Out of Africa
Coming off the back of the awesomeness that was my Double Feature last week, Moh0k and I are reviewing two different games this Tuesday. We went hunting with two of the Cabela’s range of games. Both on the Xbox 360, he drew Alaskan Adventures and I got African Safari. I’ve never played a Cabela’s game before, and I’m fairly certain Moh0k hasn’t either, so this promises to be a unique experience at the least.
Starting up was actually pretty good. There seemed to be a lot of unnecessary menus, but it was otherwise harmless. I got to pick a difficulty setting, and opted for the easiest (Novice) as it was recommended for those like myself who’d never before experienced the thrill of the hunt. I also got to pick an avatar from a choice of 4 prefabs. Since there was no actual character creation process or options for tweaking, this seemed kind of arbitrary. So I went with the obvious choice and picked the one which most resembled Chuck Norris.
African Safari offers a selection of Game Modes, all of which boil down to “Kill Stuff”, which ironically was all I really wanted to do, as opposed to peruse various menus for another 5 minutes. Finally in the game, I learnt some amazing truths: the purpose of Africa is you can go there and kill animals, but not much else. Also, black people actually do call you “Boss” just like in the movies.
No, really. Each stage starts you off at a kind of Visitor’s Centre or Lookout with three guys Guide, Porter and Tracker. Guide is the black guy who calls you “Boss” a lot. Porter is the white guy who talks like an American putting on a English accent, but forgot what year it was and thinks it’s 1879 and he’s helping you defend the British Empire’s interests in the country. Tracker looks like a Nepalese Sherpa, also he spends a lot of time pointing at a map and isn’t big on conversation. Perhaps I’m being too harsh on the game.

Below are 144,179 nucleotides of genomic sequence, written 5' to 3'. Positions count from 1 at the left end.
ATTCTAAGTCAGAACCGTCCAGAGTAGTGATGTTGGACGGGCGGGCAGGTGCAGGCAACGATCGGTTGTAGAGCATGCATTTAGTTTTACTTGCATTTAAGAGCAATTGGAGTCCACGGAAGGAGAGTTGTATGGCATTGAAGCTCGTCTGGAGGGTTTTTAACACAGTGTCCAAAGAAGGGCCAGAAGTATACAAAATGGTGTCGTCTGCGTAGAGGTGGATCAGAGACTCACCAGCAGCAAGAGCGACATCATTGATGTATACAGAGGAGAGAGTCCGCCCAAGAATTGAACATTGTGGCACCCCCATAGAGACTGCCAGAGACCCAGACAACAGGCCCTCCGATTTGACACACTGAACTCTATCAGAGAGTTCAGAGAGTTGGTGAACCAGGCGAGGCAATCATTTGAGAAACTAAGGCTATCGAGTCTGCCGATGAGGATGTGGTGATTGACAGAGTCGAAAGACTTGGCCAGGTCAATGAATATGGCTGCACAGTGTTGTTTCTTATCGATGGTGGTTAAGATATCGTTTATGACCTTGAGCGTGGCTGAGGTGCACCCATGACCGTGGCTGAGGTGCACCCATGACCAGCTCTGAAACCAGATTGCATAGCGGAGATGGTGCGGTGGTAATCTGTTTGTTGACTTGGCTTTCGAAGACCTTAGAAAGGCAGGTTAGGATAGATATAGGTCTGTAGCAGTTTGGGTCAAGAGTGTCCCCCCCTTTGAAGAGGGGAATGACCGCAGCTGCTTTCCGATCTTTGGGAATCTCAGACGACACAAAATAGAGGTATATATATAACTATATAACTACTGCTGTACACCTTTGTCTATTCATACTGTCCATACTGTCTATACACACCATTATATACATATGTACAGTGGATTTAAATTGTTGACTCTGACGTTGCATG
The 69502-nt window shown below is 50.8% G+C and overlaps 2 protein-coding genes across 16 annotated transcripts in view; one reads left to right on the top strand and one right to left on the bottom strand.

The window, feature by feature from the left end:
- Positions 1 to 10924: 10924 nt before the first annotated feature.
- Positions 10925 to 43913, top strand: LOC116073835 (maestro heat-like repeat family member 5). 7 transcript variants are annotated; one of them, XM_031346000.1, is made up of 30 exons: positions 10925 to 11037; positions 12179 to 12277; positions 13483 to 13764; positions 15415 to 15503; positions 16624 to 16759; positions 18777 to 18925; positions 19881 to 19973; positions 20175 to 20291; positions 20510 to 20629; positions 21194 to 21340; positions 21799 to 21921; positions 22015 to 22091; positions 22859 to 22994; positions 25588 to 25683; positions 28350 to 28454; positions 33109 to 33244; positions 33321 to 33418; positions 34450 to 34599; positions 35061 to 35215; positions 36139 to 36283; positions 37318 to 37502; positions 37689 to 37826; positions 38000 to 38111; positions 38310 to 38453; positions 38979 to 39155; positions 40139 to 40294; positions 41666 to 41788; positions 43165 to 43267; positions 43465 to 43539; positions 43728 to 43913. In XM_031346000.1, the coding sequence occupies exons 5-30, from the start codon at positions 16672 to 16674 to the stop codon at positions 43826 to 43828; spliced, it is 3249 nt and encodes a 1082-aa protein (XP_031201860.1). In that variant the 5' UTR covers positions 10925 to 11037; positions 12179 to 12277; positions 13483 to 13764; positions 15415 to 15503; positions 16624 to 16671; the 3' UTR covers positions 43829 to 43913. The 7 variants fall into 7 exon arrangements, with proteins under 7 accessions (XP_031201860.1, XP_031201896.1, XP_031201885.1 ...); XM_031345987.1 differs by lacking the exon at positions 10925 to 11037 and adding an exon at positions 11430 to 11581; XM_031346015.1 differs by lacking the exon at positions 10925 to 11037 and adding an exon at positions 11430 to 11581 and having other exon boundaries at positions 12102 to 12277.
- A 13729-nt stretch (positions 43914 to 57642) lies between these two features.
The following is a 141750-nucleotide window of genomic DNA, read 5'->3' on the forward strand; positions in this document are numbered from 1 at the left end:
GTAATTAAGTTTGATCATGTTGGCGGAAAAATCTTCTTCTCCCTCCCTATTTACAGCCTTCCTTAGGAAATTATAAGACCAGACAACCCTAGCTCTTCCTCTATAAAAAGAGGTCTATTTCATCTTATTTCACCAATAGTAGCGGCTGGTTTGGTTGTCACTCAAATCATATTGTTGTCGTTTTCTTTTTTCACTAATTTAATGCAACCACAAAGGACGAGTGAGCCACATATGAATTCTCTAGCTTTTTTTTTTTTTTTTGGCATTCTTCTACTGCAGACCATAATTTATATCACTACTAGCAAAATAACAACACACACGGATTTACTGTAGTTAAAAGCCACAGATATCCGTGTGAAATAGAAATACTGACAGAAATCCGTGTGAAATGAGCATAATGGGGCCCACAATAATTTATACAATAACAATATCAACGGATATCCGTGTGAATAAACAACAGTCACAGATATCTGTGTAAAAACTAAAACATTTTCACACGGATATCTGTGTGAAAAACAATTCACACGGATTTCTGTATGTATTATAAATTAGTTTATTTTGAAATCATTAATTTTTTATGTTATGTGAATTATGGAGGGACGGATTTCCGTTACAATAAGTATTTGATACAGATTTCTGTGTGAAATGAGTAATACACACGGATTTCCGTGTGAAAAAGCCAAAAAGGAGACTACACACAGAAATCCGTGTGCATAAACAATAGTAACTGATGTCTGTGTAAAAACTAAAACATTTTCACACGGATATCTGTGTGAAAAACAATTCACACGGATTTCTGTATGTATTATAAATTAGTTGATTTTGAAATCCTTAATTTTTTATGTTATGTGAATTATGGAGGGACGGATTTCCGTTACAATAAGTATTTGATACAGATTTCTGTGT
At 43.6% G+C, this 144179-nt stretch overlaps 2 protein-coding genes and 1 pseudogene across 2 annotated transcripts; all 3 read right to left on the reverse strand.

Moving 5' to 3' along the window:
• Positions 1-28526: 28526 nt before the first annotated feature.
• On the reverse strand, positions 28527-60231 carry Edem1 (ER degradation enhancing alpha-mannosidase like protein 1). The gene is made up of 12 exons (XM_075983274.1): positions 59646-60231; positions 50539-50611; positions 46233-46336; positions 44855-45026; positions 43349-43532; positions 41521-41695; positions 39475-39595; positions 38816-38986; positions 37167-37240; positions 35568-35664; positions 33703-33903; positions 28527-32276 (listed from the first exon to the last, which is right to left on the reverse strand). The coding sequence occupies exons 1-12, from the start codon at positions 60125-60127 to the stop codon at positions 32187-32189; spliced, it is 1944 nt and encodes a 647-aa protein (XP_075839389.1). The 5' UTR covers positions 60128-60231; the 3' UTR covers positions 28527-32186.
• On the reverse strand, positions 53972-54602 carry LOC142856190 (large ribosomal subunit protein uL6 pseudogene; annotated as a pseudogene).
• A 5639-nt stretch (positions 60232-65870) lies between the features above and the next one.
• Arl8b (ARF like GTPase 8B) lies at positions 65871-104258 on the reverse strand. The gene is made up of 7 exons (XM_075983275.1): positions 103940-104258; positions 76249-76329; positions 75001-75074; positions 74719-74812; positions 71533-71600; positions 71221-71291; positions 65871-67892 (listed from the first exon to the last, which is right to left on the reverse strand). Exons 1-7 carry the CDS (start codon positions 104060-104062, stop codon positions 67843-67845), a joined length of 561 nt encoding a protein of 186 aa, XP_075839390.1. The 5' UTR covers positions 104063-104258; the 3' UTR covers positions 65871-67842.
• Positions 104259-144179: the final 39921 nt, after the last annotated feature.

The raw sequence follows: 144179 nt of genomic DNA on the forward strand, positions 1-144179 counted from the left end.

Or perhaps not. I probably should have ramped the difficulty up a little bit. The game is basically a 3rd-person shooter, a genre with which I’ve had some small amount of experience. You can crouch, and that makes it harder for animals to detect you, but you still make as much noise when you walk so I wasn’t sure for a long time. You can zoom in, which is highly useful. You can also carry two weapons at a time, a rifle or shotgun or crossbow and a pistol, but you can switch guns in and out with whatever you’ve managed to unlock. None of this is explained to you in the game. I can only assume that someone finally decided to put all the relevant information in the Instruction Manual.
So it comes down to hunting. Hunting, tracking and following your mark til the time is just right is quite well done. I enjoyed setting up on a rocky outcrop watching and waiting, taking aim for a good kill shot, and then I was horrified when I actually pulled the trigger. Line up a good shot and you’ll be treated to a bullet-time-esque sequence following your bullet from barrel to beast and the payoff: the best rag-doll money can buy.
Clearly I wasn’t obessed enough with gunning down the African wildlife, nor was the game going to be challenging enough – even the more dangerous beasts or sturdier animals (leopards, rhinos and wild boar) can be put down with a single well placed shot. If I ever want to give it a try, a flight to South Africa is going to set me back about AUD$1620, so the game is not going to hit my hip pocket quite so much, but to be honest, it’s worth
It lives up to it’s promise, you get to hunt african animals, and it has fantasic “pick up and play” potential for when you just want something to pass the time, but after the first hour and there’s a ton of better games out there.